Frost Giant prince

Further information: What If Thor Were an Only Child?

In an alternate A.D., Odin returns an infant Loki to Laufey rather than adopting him, resulting in Loki growing up to be the Frost Giant prince of Jotunheim. Loki and Thor later meet under unknown circumstances and become best friends. In , Loki attends Thor's intergalactic party on Earth alongside his fellow Frost Giants, who vandalize Mount Rushmore. Loki accidentally prevents Jane Foster from contacting Thor when, due to his large Frost Giant fingers, he drops and breaks Thor's cell phone.


The character of Loki "has been a fan favorite ever since his central role in 's The Avengers",[56] becoming "one of the MCU's most beloved characters".[57] Hiddleston has received a number of nominations and awards for his performance of the character.

See also



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External links

Sours: https://en.wikipedia.org/wiki/Loki_(Marvel_Cinematic_Universe)
Loki: Best Scenes, Lines and Funny Moments (Thor 1-Infinity War)

Marvel Reveals How Tom Hiddleston's Loki Would Look Without Brother Thor In New What If Episode

Warning - This article contains spoilers for Episode 7 of What If? .

After a string of somewhat tragic episodes from Marvel Studios' What If? , the latest episode lightened the mood by asking the question of "What If Thor Was an Only Child?"


In the episode, an irresponsible Thor with a penchant for partying visits Midgard where his celebrating wreaks so much havoc that SHIELD Agent Maria Hill nearly nuked the God of Thunder.

However, he's not alone in his merrymaking. This episode was packed with MCU character cameos from Rocket and Nebula to Thor: Ragnarok 's roster of characters, like the Grandmaster, Korg, and even Surtur .

Still, the most surprising cameo of all just might've been the star of Marvel's most recent live-action Disney+ series - Loki ; but for this series, Tom Hiddleston's God of Mischief sported a different look.


Loki's New Look in Marvel's What If?

During the latest episode of What If? , when Thor is partying in Paris, France, the God of Thunder appears upset when Loki joins the celebration; but this time, he's not Thor's brother. He's a Frost Giant.

Still voiced by Tom Hiddleston , the former God of Mischief towers over Thor with a blue complexion, gold armor, red eyes, and his signature horns that now appear to be made of ice.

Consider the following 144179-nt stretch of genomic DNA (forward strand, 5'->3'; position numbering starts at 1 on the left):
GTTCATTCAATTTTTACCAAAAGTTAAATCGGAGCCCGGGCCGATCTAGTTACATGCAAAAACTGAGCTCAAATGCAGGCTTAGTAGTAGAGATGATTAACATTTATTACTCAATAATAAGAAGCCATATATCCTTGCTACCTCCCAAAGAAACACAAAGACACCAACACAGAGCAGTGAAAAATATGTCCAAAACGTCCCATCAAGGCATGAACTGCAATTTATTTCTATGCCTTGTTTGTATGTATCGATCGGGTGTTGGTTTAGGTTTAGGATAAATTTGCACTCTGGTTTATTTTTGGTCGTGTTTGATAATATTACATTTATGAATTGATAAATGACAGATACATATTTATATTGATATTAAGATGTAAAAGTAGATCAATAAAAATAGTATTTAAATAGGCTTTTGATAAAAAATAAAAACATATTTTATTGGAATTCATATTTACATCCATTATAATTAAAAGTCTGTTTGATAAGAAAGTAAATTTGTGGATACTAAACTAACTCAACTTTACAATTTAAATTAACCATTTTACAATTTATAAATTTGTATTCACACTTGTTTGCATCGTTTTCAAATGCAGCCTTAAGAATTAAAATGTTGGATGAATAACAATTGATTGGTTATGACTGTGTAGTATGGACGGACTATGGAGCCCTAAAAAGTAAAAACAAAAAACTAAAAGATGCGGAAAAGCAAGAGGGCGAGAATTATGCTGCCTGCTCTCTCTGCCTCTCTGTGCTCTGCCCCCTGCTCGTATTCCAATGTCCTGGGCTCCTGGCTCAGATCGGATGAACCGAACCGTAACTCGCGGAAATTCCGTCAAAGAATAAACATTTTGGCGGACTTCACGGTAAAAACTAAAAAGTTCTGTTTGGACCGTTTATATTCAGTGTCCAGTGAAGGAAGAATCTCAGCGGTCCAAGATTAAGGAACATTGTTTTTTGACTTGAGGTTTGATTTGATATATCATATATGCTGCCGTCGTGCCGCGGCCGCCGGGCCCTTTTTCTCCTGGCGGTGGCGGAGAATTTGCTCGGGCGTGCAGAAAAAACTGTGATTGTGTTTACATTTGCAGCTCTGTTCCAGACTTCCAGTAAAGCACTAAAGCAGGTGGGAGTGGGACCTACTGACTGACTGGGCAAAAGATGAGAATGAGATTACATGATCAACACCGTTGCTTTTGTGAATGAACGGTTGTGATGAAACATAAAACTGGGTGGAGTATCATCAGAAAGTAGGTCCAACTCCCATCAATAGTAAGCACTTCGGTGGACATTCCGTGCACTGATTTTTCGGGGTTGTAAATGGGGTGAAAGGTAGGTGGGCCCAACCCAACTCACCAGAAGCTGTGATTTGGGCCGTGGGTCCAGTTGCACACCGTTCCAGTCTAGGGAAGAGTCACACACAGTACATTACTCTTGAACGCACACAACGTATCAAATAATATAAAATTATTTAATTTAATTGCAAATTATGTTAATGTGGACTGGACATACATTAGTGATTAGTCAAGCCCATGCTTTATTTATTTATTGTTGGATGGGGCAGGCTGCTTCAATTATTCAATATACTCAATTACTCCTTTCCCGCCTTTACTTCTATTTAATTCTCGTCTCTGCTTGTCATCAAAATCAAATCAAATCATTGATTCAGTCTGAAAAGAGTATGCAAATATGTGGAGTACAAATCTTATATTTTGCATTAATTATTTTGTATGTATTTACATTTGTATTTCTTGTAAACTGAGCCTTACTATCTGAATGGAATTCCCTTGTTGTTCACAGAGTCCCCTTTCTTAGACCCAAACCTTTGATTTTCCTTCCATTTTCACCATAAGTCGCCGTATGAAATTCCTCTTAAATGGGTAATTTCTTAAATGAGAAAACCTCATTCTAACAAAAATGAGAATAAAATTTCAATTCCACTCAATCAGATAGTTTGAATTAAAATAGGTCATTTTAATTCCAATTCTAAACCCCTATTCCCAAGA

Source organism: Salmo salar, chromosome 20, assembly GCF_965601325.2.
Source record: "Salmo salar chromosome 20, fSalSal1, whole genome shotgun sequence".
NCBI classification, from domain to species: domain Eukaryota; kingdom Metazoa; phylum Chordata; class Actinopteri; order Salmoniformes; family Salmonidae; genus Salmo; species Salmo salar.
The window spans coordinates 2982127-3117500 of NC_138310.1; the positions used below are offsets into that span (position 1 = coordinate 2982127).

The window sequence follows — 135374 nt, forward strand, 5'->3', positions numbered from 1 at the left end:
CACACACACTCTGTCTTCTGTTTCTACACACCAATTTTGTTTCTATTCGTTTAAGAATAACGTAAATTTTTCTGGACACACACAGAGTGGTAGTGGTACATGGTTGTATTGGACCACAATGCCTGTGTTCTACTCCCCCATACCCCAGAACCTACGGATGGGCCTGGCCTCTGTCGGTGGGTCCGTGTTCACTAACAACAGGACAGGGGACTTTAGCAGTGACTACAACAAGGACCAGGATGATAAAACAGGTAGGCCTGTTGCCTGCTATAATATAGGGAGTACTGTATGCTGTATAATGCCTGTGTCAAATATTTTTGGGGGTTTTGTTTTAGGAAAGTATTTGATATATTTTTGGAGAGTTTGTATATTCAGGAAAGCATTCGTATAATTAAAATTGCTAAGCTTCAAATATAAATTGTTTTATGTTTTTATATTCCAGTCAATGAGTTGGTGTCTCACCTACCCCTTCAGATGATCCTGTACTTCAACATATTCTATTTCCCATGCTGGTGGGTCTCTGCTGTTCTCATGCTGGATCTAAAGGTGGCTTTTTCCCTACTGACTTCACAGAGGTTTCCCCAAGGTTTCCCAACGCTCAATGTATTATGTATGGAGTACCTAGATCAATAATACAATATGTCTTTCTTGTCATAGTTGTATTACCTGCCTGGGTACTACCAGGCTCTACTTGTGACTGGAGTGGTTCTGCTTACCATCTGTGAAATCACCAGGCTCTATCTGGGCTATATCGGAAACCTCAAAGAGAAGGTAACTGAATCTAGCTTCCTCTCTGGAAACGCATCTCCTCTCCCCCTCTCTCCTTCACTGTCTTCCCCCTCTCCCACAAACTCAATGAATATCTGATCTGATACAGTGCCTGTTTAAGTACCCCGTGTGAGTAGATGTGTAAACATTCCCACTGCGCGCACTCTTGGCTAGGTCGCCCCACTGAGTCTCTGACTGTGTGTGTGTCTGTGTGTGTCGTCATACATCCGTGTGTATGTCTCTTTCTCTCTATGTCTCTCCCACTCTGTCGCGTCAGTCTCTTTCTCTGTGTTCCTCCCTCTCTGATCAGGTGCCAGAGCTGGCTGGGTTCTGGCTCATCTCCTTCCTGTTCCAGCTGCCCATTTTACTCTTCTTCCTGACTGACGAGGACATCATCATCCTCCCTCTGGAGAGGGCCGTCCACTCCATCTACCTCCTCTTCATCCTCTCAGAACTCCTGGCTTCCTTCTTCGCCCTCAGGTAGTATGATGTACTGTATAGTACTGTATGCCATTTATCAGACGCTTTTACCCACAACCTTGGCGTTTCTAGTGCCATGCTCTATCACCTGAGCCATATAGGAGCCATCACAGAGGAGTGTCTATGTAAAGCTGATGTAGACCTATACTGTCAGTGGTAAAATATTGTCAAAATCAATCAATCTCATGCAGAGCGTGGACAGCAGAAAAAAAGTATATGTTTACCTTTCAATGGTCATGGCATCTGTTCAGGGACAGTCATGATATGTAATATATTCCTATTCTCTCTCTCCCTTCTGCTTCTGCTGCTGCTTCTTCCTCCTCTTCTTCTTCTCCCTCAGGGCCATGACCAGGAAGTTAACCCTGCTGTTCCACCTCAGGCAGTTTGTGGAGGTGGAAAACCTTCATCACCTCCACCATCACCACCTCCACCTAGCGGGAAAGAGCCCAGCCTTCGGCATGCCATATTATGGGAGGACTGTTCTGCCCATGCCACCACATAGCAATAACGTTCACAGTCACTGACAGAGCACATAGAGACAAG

Loki What If

After the two exchange insults, it's then revealed that they are actually friends in this universe, with Loki even referring to him as his "brother from another mother."


Loki What If

At the start of the episode, the Watcher shared that Loki's Jotunheim blue hue is the result of Odin returning baby Loki to Laufey instead of adopting him as his own son.

Loki What If

Much like What If?' s Party Thor, Loki is equally irresponsible and even bails on his "brother" when Thor asks for help in clearing up the mess and destruction they've caused on Earth.

Blue Loki What If


Blue and Burdened With Purpose

Since fans have known about Loki's heritage since 's Thor , getting to see him as a Frost Giant - and who he would be if he hadn't been adopted - was one of the more intriguing aspects of this episode of What If?

It was also interesting that the writers made a conscious decision to still have Thor and Loki share a bond and even refer to one another as brothers. Despite some of What If?' s far-fetched scenarios , the characters are always inherently the same.

Clearly, Marvel Studios is making a conscious decision to emphasize the connection between these two.


Still, this What If? story isn't the first time fans have seen Loki looking a little blue.

In Marvel's Loki series on Disney+, Hiddleston's Loki is shown a variety of Loki Variants including a blue-hued version labeled as Variant L . However, it probably wasn't this Frost Giant Loki from this animated series since Variant L was wearing Asgardian leather.

Also, audiences have seen Loki - without his blue complexion and growth spurt - in an earlier episode of What If? titled "What If The World Lost Its Mightiest Heroes?"


While it remains to be seen if these Lokis - or new Lokis - show up in Season 1's final two episodes, it's safe to say that this version will probably be one of the most memorable.

New episodes of What If? debut Wednesdays on Disney+.


What If? Loki (Character) Thor Disney+ MCU


Sours: https://thedirect.com/article/marvel-loki-tom-hiddleston-thor-without-what-if-episode

Thor loki


Thor - Loki \u0026 Odin - Loki finds out he's adopted (Full HD)